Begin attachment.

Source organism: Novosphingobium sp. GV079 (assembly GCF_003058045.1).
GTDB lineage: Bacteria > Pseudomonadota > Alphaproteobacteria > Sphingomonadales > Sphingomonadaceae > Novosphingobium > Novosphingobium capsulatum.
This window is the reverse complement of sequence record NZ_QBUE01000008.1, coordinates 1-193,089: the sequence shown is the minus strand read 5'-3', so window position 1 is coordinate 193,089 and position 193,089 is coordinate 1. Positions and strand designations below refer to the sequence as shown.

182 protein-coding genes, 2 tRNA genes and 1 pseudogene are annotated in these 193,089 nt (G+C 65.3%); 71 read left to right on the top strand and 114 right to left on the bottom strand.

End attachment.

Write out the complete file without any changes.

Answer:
Source organism: Novosphingobium sp. GV079 (assembly GCF_003058045.1).
GTDB lineage: Bacteria > Pseudomonadota > Alphaproteobacteria > Sphingomonadales > Sphingomonadaceae > Novosphingobium > Novosphingobium capsulatum.
This window is the reverse complement of sequence record NZ_QBUE01000008.1, coordinates 1-193,089: the sequence shown is the minus strand read 5'-3', so window position 1 is coordinate 193,089 and position 193,089 is coordinate 1. Positions and strand designations below refer to the sequence as shown.

182 protein-coding genes, 2 tRNA genes and 1 pseudogene are annotated in these 193,089 nt (G+C 65.3%); 71 read left to right on the top strand and 114 right to left on the bottom strand.